Original Investigation

Human Genetics

, Volume 113, Issue 3, pp 258-267

First online:

Sequence variation in the CHAT locus shows no association with late-onset Alzheimer's disease

  • Denise HaroldAffiliated withDepartment of Psychological Medicine, University of Wales College of Medicine
  • , Timothy PeirceAffiliated withDepartment of Psychological Medicine, University of Wales College of Medicine
  • , Valentina MoskvinaAffiliated withDepartment of Psychological Medicine, University of Wales College of Medicine
  • , Amanda MyersAffiliated withLaboratory of Neurogenetics, MSC 0900, Building 9, Room 1N108, National Institute of Aging, National Institute of Health
  • , Susan JonesAffiliated withDepartment of Psychological Medicine, University of Wales College of Medicine
  • , Paul HollingworthAffiliated withDepartment of Psychological Medicine, University of Wales College of Medicine
  • , Pamela MooreAffiliated withDepartment of Psychological Medicine, University of Wales College of Medicine
  • , Simon LovestoneAffiliated withInstitute of Psychiatry
  • , John PowellAffiliated withInstitute of Psychiatry
    • , Catherine FoyAffiliated withInstitute of Psychiatry
    • , Nicola ArcherAffiliated withInstitute of Psychiatry
    • , Sarah WalterAffiliated withInstitute of Psychiatry
    • , Amanda EdmonsonAffiliated withInstitute of Psychiatry
    • , Stephen McIlroyAffiliated withDepartment of Geriatric Medicine, Queen's University Belfast
    • , David CraigAffiliated withDepartment of Geriatric Medicine, Queen's University Belfast
    • , Peter A. PassmoreAffiliated withDepartment of Geriatric Medicine, Queen's University Belfast
    • , Alison GoateAffiliated withDepartments of Psychiatry and Neurology, Washington University School of Medicine
    • , John HardyAffiliated withLaboratory of Neurogenetics, MSC 0900, Building 9, Room 1N108, National Institute of Aging, National Institute of Health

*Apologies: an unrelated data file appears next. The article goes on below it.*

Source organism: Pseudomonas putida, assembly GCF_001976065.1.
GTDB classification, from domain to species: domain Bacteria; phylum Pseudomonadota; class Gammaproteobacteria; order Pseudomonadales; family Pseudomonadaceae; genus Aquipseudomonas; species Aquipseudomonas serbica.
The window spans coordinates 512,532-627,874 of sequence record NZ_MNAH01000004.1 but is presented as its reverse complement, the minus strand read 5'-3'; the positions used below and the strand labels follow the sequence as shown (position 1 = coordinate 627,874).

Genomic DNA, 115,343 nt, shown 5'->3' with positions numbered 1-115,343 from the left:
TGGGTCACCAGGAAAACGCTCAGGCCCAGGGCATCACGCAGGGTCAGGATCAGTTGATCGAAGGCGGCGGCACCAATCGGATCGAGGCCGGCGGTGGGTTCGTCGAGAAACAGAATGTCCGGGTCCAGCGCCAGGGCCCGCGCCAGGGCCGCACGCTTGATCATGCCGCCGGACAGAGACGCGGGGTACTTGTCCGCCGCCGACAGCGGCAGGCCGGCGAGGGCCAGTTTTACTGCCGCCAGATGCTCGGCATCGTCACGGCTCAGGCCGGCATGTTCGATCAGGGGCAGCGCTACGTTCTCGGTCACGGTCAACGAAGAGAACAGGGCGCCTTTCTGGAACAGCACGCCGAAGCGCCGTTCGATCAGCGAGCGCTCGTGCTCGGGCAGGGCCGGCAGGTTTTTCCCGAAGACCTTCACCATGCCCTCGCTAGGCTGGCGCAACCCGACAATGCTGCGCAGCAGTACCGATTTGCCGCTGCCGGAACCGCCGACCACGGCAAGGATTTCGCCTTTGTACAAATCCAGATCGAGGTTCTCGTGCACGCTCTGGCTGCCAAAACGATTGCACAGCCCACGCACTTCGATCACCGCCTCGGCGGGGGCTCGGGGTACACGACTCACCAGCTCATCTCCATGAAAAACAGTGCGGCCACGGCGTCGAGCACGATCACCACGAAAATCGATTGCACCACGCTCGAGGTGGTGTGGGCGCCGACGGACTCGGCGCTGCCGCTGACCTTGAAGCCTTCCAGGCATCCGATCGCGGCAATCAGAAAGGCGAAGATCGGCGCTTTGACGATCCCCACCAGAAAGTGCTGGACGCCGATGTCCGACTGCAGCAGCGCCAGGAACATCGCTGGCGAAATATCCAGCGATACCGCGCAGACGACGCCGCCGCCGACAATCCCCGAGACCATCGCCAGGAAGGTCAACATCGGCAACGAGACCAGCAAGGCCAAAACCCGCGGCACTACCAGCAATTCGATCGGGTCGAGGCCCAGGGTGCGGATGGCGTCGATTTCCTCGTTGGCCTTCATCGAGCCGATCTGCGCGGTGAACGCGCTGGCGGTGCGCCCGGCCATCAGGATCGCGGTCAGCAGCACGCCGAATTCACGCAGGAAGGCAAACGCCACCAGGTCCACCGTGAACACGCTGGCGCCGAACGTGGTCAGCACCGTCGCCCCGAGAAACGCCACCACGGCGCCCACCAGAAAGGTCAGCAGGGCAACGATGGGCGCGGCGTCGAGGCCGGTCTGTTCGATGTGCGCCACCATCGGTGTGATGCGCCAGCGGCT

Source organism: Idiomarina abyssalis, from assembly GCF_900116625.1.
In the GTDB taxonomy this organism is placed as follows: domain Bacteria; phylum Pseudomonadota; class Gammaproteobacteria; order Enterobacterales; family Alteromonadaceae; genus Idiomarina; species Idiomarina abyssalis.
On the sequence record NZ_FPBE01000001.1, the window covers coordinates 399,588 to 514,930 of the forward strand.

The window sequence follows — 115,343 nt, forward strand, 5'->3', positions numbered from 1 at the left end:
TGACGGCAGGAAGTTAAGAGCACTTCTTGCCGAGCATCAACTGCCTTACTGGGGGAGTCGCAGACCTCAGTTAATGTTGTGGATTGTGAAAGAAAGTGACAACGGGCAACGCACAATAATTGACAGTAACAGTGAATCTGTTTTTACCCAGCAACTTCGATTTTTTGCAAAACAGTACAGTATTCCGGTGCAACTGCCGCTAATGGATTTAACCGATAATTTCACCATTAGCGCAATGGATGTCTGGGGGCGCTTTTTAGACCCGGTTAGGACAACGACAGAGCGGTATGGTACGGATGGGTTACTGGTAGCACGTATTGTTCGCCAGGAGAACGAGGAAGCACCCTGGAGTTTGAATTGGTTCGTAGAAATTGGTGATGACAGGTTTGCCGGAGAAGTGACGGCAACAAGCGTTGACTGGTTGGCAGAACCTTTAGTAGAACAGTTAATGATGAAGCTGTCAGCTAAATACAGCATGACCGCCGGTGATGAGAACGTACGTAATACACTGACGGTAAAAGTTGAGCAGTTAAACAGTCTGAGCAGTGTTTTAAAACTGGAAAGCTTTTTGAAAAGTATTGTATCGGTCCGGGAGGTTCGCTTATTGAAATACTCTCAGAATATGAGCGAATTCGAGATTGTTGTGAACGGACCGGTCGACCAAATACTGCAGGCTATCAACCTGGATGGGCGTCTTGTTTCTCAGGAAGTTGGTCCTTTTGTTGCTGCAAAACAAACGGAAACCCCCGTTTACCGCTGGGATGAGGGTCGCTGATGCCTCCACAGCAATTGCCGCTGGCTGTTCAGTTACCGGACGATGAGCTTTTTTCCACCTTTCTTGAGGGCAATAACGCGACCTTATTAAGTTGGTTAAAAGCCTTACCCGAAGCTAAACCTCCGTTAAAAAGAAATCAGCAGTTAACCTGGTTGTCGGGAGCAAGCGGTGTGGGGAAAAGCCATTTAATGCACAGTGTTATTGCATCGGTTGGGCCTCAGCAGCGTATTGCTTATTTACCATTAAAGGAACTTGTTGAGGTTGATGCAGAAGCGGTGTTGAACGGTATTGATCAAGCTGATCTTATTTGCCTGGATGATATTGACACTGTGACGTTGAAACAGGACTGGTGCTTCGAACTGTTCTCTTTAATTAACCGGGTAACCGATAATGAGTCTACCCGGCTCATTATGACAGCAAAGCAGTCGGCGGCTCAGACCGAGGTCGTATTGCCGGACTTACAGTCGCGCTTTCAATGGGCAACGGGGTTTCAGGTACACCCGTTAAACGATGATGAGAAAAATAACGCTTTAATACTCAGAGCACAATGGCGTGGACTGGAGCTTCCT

• , Michael O'DonovanAffiliated withDepartment of Psychological Medicine, University of Wales College of Medicine
    • , Julie WilliamsAffiliated withDepartment of Psychological Medicine, University of Wales College of Medicine
    • , Malcolm LiddellAffiliated withDepartment of Psychological Medicine, University of Wales College of Medicine
    • , Michael J. OwenAffiliated withDepartment of Psychological Medicine, University of Wales College of Medicine
    • , Lesley JonesAffiliated withDepartment of Psychological Medicine, University of Wales College of MedicineInstitute of Medical Genetics, University of Wales College of Medicine Email author 

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Abstract

There is substantial evidence for a susceptibility gene for late-onset Alzheimer's disease (AD) on chromosome 10. One of the characteristic features of AD is the degeneration and dysfunction of the cholinergic system. The genes encoding choline acetyltransferase (ChAT) and its vesicular transporter (VAChT), CHAT and SLC18A3 respectively, map to the linked region of chromosome 10 and are therefore both positional and obvious functional candidate genes for late-onset AD. We have screened both genes for sequence variants and investigated each for association with late-onset AD in up to 500 late-onset AD cases and 500 control DNAs collected in the UK. We detected a total of 17 sequence variants. Of these, 14 were in CHAT, comprising three non-synonymous variants (D7N in the S exon, A120T in exon 5 and L243F in exon 8), one synonymous change (H547H), nine single-nucleotide polymorphisms in intronic, untranslated or promoter regions, and a variable number of tandem repeats in intron 7. Three non-coding SNPs were detected in SLC18A3. None demonstrated any reproducible association with late-onset AD in our samples. Levels of linkage disequilibrium were generally low across the CHAT locus but two of the coding variants, D7N and A120T, proved to be in complete linkage disequilibrium.